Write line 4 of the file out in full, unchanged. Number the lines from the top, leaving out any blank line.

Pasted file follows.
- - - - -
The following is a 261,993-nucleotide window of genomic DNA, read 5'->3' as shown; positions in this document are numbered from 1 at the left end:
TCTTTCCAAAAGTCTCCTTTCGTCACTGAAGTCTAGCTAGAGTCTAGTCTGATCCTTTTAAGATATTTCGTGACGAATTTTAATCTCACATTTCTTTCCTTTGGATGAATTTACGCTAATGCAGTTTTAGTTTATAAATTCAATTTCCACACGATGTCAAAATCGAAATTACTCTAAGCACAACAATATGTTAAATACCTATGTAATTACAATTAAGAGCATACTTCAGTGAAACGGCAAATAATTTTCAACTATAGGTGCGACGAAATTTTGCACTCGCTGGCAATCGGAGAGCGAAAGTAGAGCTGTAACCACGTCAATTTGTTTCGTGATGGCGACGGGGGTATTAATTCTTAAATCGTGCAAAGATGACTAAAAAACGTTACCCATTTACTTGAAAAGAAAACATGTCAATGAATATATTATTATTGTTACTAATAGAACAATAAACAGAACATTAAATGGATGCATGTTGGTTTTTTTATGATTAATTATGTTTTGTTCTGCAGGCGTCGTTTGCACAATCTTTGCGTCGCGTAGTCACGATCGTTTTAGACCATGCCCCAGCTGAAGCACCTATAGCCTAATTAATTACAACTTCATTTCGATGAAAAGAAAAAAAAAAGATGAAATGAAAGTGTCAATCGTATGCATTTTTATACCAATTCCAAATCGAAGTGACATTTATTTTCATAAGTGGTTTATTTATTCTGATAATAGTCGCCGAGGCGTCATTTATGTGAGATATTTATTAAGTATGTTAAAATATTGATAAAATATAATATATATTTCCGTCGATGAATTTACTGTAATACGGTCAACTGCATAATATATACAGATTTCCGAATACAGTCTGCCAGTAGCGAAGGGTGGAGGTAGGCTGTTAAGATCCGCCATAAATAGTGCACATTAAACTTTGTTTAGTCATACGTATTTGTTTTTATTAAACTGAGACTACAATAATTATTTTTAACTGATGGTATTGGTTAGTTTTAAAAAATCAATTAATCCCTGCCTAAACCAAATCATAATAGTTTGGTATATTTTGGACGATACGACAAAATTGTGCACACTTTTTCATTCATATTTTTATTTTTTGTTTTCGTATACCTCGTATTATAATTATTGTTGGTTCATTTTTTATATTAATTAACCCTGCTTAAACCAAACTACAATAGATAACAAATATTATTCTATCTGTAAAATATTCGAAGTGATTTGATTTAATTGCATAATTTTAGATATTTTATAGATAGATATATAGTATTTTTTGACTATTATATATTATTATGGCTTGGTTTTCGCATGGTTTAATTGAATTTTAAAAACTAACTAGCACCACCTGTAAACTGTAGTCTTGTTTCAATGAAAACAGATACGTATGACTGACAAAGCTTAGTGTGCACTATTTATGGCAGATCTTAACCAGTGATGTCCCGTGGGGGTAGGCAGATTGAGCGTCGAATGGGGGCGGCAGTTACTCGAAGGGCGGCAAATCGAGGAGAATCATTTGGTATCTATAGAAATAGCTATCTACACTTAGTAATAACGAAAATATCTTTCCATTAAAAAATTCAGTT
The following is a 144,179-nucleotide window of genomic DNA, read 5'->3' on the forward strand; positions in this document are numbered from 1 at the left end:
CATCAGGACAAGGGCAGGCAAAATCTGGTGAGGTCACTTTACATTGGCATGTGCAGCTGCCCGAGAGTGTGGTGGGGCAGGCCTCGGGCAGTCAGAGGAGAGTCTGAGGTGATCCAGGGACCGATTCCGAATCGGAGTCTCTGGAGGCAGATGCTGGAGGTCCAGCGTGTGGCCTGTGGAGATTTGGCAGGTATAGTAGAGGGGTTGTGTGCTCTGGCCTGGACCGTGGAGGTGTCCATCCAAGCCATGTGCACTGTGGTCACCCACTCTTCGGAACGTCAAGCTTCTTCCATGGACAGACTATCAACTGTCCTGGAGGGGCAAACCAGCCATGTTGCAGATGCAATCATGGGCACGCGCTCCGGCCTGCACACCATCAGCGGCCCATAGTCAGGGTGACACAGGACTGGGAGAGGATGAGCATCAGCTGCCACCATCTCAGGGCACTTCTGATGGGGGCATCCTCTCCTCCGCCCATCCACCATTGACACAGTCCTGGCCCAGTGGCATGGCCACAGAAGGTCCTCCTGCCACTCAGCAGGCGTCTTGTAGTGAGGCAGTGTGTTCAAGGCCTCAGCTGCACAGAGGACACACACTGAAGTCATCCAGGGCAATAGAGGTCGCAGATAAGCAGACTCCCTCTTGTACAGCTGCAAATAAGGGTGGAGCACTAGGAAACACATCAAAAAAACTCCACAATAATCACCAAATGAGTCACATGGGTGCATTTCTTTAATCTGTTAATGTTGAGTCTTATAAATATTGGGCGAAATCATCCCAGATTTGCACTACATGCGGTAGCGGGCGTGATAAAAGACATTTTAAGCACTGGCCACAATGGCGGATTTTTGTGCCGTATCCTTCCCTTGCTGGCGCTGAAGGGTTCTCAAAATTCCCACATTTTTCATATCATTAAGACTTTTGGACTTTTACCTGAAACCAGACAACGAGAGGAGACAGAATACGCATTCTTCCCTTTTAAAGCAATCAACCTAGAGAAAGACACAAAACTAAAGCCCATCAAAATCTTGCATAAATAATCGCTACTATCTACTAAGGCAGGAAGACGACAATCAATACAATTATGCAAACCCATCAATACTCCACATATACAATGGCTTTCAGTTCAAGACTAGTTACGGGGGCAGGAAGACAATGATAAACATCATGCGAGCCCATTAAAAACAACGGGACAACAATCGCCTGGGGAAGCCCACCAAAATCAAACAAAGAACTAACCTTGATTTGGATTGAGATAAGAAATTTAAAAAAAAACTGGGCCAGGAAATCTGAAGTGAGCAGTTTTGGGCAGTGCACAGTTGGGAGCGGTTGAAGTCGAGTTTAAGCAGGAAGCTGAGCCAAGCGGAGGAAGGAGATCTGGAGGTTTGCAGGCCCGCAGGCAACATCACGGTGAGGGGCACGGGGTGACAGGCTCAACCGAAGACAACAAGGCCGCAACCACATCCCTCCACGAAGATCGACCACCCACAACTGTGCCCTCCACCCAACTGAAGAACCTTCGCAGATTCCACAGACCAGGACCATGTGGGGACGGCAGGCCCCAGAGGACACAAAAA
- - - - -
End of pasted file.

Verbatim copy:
CATCAGGACAAGGGCAGGCAAAATCTGGTGAGGTCACTTTACATTGGCATGTGCAGCTGCCCGAGAGTGTGGTGGGGCAGGCCTCGGGCAGTCAGAGGAGAGTCTGAGGTGATCCAGGGACCGATTCCGAATCGGAGTCTCTGGAGGCAGATGCTGGAGGTCCAGCGTGTGGCCTGTGGAGATTTGGCAGGTATAGTAGAGGGGTTGTGTGCTCTGGCCTGGACCGTGGAGGTGTCCATCCAAGCCATGTGCACTGTGGTCACCCACTCTTCGGAACGTCAAGCTTCTTCCATGGACAGACTATCAACTGTCCTGGAGGGGCAAACCAGCCATGTTGCAGATGCAATCATGGGCACGCGCTCCGGCCTGCACACCATCAGCGGCCCATAGTCAGGGTGACACAGGACTGGGAGAGGATGAGCATCAGCTGCCACCATCTCAGGGCACTTCTGATGGGGGCATCCTCTCCTCCGCCCATCCACCATTGACACAGTCCTGGCCCAGTGGCATGGCCACAGAAGGTCCTCCTGCCACTCAGCAGGCGTCTTGTAGTGAGGCAGTGTGTTCAAGGCCTCAGCTGCACAGAGGACACACACTGAAGTCATCCAGGGCAATAGAGGTCGCAGATAAGCAGACTCCCTCTTGTACAGCTGCAAATAAGGGTGGAGCACTAGGAAACACATCAAAAAAACTCCACAATAATCACCAAATGAGTCACATGGGTGCATTTCTTTAATCTGTTAATGTTGAGTCTTATAAATATTGGGCGAAATCATCCCAGATTTGCACTACATGCGGTAGCGGGCGTGATAAAAGACATTTTAAGCACTGGCCACAATGGCGGATTTTTGTGCCGTATCCTTCCCTTGCTGGCGCTGAAGGGTTCTCAAAATTCCCACATTTTTCATATCATTAAGACTTTTGGACTTTTACCTGAAACCAGACAACGAGAGGAGACAGAATACGCATTCTTCCCTTTTAAAGCAATCAACCTAGAGAAAGACACAAAACTAAAGCCCATCAAAATCTTGCATAAATAATCGCTACTATCTACTAAGGCAGGAAGACGACAATCAATACAATTATGCAAACCCATCAATACTCCACATATACAATGGCTTTCAGTTCAAGACTAGTTACGGGGGCAGGAAGACAATGATAAACATCATGCGAGCCCATTAAAAACAACGGGACAACAATCGCCTGGGGAAGCCCACCAAAATCAAACAAAGAACTAACCTTGATTTGGATTGAGATAAGAAATTTAAAAAAAAACTGGGCCAGGAAATCTGAAGTGAGCAGTTTTGGGCAGTGCACAGTTGGGAGCGGTTGAAGTCGAGTTTAAGCAGGAAGCTGAGCCAAGCGGAGGAAGGAGATCTGGAGGTTTGCAGGCCCGCAGGCAACATCACGGTGAGGGGCACGGGGTGACAGGCTCAACCGAAGACAACAAGGCCGCAACCACATCCCTCCACGAAGATCGACCACCCACAACTGTGCCCTCCACCCAACTGAAGAACCTTCGCAGATTCCACAGACCAGGACCATGTGGGGACGGCAGGCCCCAGAGGACACAAAAA